The cutting edge

John Howe’s ’07 first sales pitch as an employee of Vector Marketing selling Cutco knives did not go as planned. The potential customer, a friend’s mother, cut herself while Howe was giving her a demonstration. Not helpful for someone who said he was “nervous” when starting the job.
“It was not the best start, but it was pretty funny,” Howe said.

Howe was one of nine students who worked for Vector Marketing, the sole distributor of Cutco products, last summer. In the past couple of years, the company has begun to focus more on recruiting through high schools, said Cady Barr, campus relations manager for Vector Marketing. Assistant Division Manager for Vector Marketing Rick Leahy said that they usually advertise to Harvard-Westlake students by placing an ad in the Chronicle.

Adam Sieff ’07, who was named the top seller in the Los Angeles region second only to Alex Valner ’07, heard of Cutco while working as Chief Financial Officer of the Chronicle.
Vector Marketing has a history of working with Harvard-Westlake students. Zach Lutsky ’93, who is now an emergency room doctor, worked with Vector Marketing 11 years ago and eventually ran a branch office, Leahy said. Lutsky could not be reached for comment.

To apply, students have to be either 17 or 18 and have graduated from high school. Once they apply they are asked to come in for what Leahy calls a “professional interview,” and if they are well received they are asked to stay for an “informational interview.”

“Students by and large are a lot more fun and a lot more low key than a lot of professionals,” Leahy said.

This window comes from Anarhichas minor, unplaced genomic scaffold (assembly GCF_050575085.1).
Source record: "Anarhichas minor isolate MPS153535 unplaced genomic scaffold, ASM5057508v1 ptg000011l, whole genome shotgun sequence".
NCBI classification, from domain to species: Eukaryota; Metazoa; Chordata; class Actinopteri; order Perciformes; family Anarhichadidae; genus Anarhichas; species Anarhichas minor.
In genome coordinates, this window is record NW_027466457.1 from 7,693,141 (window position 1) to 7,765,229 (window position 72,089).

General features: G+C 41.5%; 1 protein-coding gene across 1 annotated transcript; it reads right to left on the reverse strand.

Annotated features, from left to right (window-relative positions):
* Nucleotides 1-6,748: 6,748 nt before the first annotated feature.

Leahy also said that they do not like to hire “pushy sales people.”

Recruits go through what Howe called an “intense” training process where they are trained to give presentations on the product. Barr said that presentations usually last 35 minutes to an hour.

After his rough start, Howe got the hang of selling and made what he called “a sizeable amount” of money. Howe also did not work for as long as others and initially looked into the job because he could work it around a trip he had planned to take during July.

Valner said he  does not remember how much money he made to become the top seller in the region but suspects he made over $9,000.

“The more and more you sell the more free stuff you get,” he said. Valner said he received free dinners at restaurants and free products from the Cutco catalogue.

Howe said he learned “people skills” from the job.

“Working one-on-one with someone and having to try and sell a product to them is not a very easy thing to do,” he said.

Sieff compared the job to working on a political campaign.
“It’s really just a conversation,” he said.

Leahy said client lists are based primarily on personal relationships. Both Howe and Sieff began by selling to family friends and friends’ parents. Through that, Sieff said, it expands by referrals. Students receive guaranteed pay of $16  per sales pitch even if they do not make a sale or a percent of their commission if they do, Barr said.

Leahy said they receive whichever is higher. Howe said as time went on, commissions got higher as a form of promotion. Each of the nine students who worked with Cutco last summer received at least two promotions, Leahy said.

Vector Marketing also hires people through referrals, which is how Trevor Abbott ’08 ended up working for them. Leahy said half of the Harvard-Westlake students working for them, including Valner, were hired through referrals. Leahy said Ethan Mantel ’07 was the student who recommended the most. Howe recommended Abbott, not realizing that Abbott, who was 17 at the time and a rising senior, was not eligible to work for the company.

Abbott said his boss “let it slip” and allowed him to work. Abbott, who said he worked less than most, said he liked the flexibility of the program.

“It’s more up to you,” he said.